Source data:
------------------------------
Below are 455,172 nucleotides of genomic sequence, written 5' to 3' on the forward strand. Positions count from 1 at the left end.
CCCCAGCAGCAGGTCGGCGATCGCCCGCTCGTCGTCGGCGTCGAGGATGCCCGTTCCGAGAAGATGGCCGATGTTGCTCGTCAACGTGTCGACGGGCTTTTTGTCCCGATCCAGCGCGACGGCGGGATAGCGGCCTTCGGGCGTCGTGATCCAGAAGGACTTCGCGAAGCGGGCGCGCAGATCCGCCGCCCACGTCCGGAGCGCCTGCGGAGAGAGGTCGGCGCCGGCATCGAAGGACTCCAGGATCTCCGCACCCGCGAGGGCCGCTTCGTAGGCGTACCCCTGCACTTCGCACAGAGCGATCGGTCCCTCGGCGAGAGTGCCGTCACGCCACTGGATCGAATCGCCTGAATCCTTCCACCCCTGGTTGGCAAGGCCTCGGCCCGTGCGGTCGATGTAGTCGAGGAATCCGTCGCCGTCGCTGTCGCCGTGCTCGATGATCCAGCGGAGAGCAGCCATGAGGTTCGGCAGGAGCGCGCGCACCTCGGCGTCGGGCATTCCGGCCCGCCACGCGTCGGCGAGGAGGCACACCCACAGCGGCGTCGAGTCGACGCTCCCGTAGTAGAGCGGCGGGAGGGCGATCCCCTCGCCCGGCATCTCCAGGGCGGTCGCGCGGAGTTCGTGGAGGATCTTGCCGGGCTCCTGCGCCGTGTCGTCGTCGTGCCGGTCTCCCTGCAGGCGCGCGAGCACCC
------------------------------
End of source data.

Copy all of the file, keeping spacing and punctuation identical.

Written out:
Below are 455,172 nucleotides of genomic sequence, written 5' to 3' on the forward strand. Positions count from 1 at the left end.
CCCCAGCAGCAGGTCGGCGATCGCCCGCTCGTCGTCGGCGTCGAGGATGCCCGTTCCGAGAAGATGGCCGATGTTGCTCGTCAACGTGTCGACGGGCTTTTTGTCCCGATCCAGCGCGACGGCGGGATAGCGGCCTTCGGGCGTCGTGATCCAGAAGGACTTCGCGAAGCGGGCGCGCAGATCCGCCGCCCACGTCCGGAGCGCCTGCGGAGAGAGGTCGGCGCCGGCATCGAAGGACTCCAGGATCTCCGCACCCGCGAGGGCCGCTTCGTAGGCGTACCCCTGCACTTCGCACAGAGCGATCGGTCCCTCGGCGAGAGTGCCGTCACGCCACTGGATCGAATCGCCTGAATCCTTCCACCCCTGGTTGGCAAGGCCTCGGCCCGTGCGGTCGATGTAGTCGAGGAATCCGTCGCCGTCGCTGTCGCCGTGCTCGATGATCCAGCGGAGAGCAGCCATGAGGTTCGGCAGGAGCGCGCGCACCTCGGCGTCGGGCATTCCGGCCCGCCACGCGTCGGCGAGGAGGCACACCCACAGCGGCGTCGAGTCGACGCTCCCGTAGTAGAGCGGCGGGAGGGCGATCCCCTCGCCCGGCATCTCCAGGGCGGTCGCGCGGAGTTCGTGGAGGATCTTGCCGGGCTCCTGCGCCGTGTCGTCGTCGTGCCGGTCTCCCTGCAGGCGCGCGAGCACCC